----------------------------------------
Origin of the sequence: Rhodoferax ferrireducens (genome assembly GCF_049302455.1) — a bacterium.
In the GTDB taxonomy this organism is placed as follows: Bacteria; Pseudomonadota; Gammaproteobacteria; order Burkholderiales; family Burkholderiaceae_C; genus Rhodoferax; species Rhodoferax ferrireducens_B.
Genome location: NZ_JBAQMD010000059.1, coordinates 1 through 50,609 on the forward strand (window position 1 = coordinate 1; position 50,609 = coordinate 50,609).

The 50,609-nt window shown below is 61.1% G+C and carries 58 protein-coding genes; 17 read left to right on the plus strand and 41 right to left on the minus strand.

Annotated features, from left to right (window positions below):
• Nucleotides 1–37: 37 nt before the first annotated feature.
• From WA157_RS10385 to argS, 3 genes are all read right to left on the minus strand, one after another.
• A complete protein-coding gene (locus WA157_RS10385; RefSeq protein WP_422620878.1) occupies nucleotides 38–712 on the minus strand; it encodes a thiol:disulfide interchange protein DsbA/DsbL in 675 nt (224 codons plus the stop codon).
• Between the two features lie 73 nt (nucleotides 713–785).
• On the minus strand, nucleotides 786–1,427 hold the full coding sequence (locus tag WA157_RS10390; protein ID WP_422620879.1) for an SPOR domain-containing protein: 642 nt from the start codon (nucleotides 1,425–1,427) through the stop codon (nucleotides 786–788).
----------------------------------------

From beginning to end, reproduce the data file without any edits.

Origin of the sequence: Rhodoferax ferrireducens (genome assembly GCF_049302455.1) — a bacterium.
In the GTDB taxonomy this organism is placed as follows: Bacteria; Pseudomonadota; Gammaproteobacteria; order Burkholderiales; family Burkholderiaceae_C; genus Rhodoferax; species Rhodoferax ferrireducens_B.
Genome location: NZ_JBAQMD010000059.1, coordinates 1 through 50,609 on the forward strand (window position 1 = coordinate 1; position 50,609 = coordinate 50,609).

The 50,609-nt window shown below is 61.1% G+C and carries 58 protein-coding genes; 17 read left to right on the plus strand and 41 right to left on the minus strand.

Annotated features, from left to right (window positions below):
• Nucleotides 1–37: 37 nt before the first annotated feature.
• From WA157_RS10385 to argS, 3 genes are all read right to left on the minus strand, one after another.
• A complete protein-coding gene (locus WA157_RS10385; RefSeq protein WP_422620878.1) occupies nucleotides 38–712 on the minus strand; it encodes a thiol:disulfide interchange protein DsbA/DsbL in 675 nt (224 codons plus the stop codon).
• Between the two features lie 73 nt (nucleotides 713–785).
• On the minus strand, nucleotides 786–1,427 hold the full coding sequence (locus tag WA157_RS10390; protein ID WP_422620879.1) for an SPOR domain-containing protein: 642 nt from the start codon (nucleotides 1,425–1,427) through the stop codon (nucleotides 786–788).